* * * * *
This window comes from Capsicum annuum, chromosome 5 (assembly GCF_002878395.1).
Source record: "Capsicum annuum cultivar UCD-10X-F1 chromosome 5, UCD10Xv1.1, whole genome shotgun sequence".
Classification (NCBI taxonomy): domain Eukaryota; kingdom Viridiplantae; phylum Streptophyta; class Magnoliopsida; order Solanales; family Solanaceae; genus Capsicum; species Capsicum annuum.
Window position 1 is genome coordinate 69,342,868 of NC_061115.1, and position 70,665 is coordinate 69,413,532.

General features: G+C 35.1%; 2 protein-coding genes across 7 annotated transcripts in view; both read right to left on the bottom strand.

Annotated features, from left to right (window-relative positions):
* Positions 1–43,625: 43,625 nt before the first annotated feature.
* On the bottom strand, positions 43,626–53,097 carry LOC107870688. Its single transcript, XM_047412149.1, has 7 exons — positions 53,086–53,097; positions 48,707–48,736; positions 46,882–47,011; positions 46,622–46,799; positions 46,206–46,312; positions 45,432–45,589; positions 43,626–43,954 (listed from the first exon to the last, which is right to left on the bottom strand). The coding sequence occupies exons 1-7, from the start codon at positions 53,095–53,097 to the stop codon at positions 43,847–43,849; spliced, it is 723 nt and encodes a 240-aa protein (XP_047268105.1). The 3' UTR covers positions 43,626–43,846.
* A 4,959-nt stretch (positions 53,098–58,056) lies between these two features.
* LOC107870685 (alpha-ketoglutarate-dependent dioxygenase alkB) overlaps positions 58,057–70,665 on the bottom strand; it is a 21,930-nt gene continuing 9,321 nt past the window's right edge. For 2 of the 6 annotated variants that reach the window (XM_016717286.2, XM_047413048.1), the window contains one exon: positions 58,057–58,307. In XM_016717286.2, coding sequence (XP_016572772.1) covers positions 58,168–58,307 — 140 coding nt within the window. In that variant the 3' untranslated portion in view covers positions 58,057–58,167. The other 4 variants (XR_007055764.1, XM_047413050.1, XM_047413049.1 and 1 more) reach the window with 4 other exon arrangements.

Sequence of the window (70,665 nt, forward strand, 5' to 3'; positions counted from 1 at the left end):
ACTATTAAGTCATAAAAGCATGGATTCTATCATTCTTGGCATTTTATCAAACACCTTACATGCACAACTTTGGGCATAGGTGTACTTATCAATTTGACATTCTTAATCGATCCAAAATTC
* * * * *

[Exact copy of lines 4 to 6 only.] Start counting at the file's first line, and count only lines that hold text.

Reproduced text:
Window position 1 is genome coordinate 69,342,868 of NC_061115.1, and position 70,665 is coordinate 69,413,532.

General features: G+C 35.1%; 2 protein-coding genes across 7 annotated transcripts in view; both read right to left on the bottom strand.

Annotated features, from left to right (window-relative positions):